In August the Church of England Common Worship lectionary provides for the Festival day of the Blessed Virgin Mary, – 15 August to be precise. One of the interesting principles upon which Common Worship was fashioned was ecumenical consensus; hence the switch to observing the Festival on 15 August alongside most of Christendom (although a footnote in the Common Worship Calendar does allow those who wish to, to stick with 8 September by recognising her Nativity (birth) as a Lesser Festival). A celebration of the Blessed Virgin Mary on 15 August in the Church of England, as in other provinces of the Anglican Communion was recognised in the report of the Second Anglican-Roman Catholic International Commission Mary: Grace and hope in Christ, as being of importance in this regard.

It is generally considered that this change has encouraged an increasing interest in the observance of the Festival the purpose of which is not to commemorate an event, either at the beginning or end of Mary’s life, but rather to celebrate the totality of her unique vocation, as it reflects both her lowliness and her glory as the Mother of Christ.

Theologians often refer to Mary as the theotokos a Greek word that means “one who gives birth to God” or more literally “God-capsule”. Anglican Marian theology is a fascinating subject and one that it would be impossible to do justice to in this short article.

Historically many of the significant English saints were, as is evidenced from their writings, clearly devoted to Mary penning numerous prayers about her. Richard of Chichester and Thomas Becket appear to have been devoted to Mary, but arguably the English saint best known for his devotion to Mary was Saint Anselm of Canterbury, who wrote several prayers dedicated to “My most merciful lady”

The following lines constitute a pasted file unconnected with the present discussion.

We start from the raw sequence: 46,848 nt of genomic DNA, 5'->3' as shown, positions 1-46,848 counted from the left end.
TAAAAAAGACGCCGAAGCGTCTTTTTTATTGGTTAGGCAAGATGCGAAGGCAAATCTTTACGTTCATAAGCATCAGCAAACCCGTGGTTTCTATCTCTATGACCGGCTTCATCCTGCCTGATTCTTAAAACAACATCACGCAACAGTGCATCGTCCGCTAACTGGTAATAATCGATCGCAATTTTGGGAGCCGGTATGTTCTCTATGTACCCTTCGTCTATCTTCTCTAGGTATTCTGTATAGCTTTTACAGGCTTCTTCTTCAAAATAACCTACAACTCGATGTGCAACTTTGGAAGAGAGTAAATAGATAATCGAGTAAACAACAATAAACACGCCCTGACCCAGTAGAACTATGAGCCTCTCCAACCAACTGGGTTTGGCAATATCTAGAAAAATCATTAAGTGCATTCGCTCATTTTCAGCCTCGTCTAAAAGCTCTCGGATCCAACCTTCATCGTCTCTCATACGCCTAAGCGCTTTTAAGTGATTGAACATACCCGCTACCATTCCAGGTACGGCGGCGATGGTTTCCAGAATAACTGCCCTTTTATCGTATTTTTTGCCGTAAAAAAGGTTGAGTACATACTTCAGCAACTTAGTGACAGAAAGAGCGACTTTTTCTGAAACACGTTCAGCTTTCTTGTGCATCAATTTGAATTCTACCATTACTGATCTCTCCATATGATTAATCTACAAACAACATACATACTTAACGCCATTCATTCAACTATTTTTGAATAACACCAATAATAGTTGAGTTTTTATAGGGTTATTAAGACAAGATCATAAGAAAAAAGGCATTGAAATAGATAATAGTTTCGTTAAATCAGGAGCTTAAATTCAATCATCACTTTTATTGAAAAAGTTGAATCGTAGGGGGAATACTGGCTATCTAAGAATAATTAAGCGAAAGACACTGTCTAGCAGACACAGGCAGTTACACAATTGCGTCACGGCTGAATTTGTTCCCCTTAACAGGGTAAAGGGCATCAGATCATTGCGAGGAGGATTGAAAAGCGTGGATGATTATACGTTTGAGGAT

One aspect of the English Reformation was a widespread reaction against Mary as a mediatrix (a mediator) alongside Christ, or sometimes even in his place! Such exaggerated devotions to Mary, were criticized by Erasmus and Thomas More and ultimately rejected by the Church of England. This rejection of any overt devotion to Mary consequently diminished her place in the life of the Church of England.

The impact of liturgical renewals of the 20th century however has been to establish a new acknowledgement in Anglicanism for the place of the Blessed Virgin Mary. In most Anglican prayer books, Mary is again now mentioned by name. Indeed, the Common Worship liturgical prayers (Collect, and Post Communion) for the Festival Day recognise Mary’s significance. So on 15 August it is now considered appropriate to once again unite in the Marian festival that was popularly known in medieval England as “Our Lady in Harvest time”.

Richard Moffatt